• Closures
  • Currying
  • Recursion
  • Promises
  • ES6/ES7 syntax

The complete list of links to online videos and resources is available at React Redux, the Right Way. Free Book, Blog, and Tutorial

DON’T really waste time to learn to React if you are not familiar with the concepts listed about — master them, and it’ll pay off long term.

To be exact here: I mean that you need to have a good foundation of JavaScript/ES6/Browser’s DOM knowledge beforehand starting with React.

ALL THE LEARNING MATERIALS in that are listed in that article are 100% FREE.



Why learn React, you can find in the other Quora’s answers as:

WHERE to learn React’s best practices that are used in 2018?

Watch FREE React Fundamentals videos series at egghead: React Fundamentals — Course by @joemaddalone

This videos series will show you what is React and how it works. That will be enough at this point to grasp ES6 React basics.

IMPORTANT NOTE: when watching this React videos series be active and commit the code so you will learn much more by doing than only passively watching. After that don’t waste time and money on other paid materials — it’s not worth it at this point. Learn from other free documents listed below.

Based on that React Fundamentals videos series make your first React App:



Why use React altogether with Redux at all? As an analogy for beginners, I like to use the SQL. Redux gives you a lot of convenience over plain React regarding storing data on the front-end. It’s like an SQL database of your client-side app (not literally, just an analogy). With Redux, you can to query SELECT, INSERT and UPDATE the data in your single state tree.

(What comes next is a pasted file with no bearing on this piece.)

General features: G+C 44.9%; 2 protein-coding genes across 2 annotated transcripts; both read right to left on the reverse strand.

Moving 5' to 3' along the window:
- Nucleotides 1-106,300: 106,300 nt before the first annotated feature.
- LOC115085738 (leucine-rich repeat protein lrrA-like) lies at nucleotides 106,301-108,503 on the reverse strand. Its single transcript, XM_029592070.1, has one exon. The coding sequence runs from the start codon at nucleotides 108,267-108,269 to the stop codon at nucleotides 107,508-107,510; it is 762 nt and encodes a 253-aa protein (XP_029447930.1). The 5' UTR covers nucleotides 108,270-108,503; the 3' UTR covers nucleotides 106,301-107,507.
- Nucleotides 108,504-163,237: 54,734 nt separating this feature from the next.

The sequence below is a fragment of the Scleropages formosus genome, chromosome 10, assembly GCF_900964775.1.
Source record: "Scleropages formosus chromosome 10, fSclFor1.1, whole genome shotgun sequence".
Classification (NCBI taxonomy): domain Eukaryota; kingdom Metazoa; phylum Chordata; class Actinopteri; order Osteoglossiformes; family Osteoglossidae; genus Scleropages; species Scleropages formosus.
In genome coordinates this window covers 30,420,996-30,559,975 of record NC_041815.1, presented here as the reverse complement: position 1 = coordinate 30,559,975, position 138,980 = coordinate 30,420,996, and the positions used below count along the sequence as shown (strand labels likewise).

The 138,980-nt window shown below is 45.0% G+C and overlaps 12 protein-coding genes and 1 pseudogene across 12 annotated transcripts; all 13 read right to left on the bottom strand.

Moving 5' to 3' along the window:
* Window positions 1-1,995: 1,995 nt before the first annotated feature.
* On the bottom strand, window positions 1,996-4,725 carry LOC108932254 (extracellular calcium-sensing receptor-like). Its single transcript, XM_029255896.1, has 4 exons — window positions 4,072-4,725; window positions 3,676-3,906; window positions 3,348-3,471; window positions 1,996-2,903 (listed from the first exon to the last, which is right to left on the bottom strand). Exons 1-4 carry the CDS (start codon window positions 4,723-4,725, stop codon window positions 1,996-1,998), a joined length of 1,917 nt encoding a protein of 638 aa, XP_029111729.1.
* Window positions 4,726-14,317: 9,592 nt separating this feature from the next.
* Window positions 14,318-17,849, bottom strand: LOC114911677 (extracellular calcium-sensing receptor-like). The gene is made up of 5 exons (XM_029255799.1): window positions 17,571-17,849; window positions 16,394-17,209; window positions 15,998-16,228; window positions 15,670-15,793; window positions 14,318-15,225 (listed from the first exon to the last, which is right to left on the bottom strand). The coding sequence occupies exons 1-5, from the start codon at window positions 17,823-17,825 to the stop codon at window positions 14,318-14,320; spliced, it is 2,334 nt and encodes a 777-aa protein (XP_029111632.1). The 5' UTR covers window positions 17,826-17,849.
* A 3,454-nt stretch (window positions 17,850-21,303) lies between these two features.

Redux has advantages as follows:

1) Redux is easier to grasp than FLUX singleton approach (don’t bother about FLUX in 2018, it was used in 2014–2015)

2) It has strong support from the community, and the Redux’s creator (Dan Abramov) has become a part of FB’s React team

3) Redux is powerful because it uses immutability as a default and is very helpful if you need to implement server-side rendering (isomorphic javascript app)


WHERE to learn React+Redux best practices that are used in 2018?

1) Dan Abramov has prepared series of videos that are available at:

Getting Started with Redux— Course by @dan_abramov

2) After you have finished that video series, then you need to get more practice with React Redux then use this free and online book ReactJS Convention For Dummies (React Redux, the Right Way. Free Book, Blog and Tutorial) which guides you through:

  • General client codebase structure of the React Convention
  • Make new dashboard route
  • Add/edit item on the dashboard list
  • Reorder an item on the dashboard list (pure React Drag and Drop example)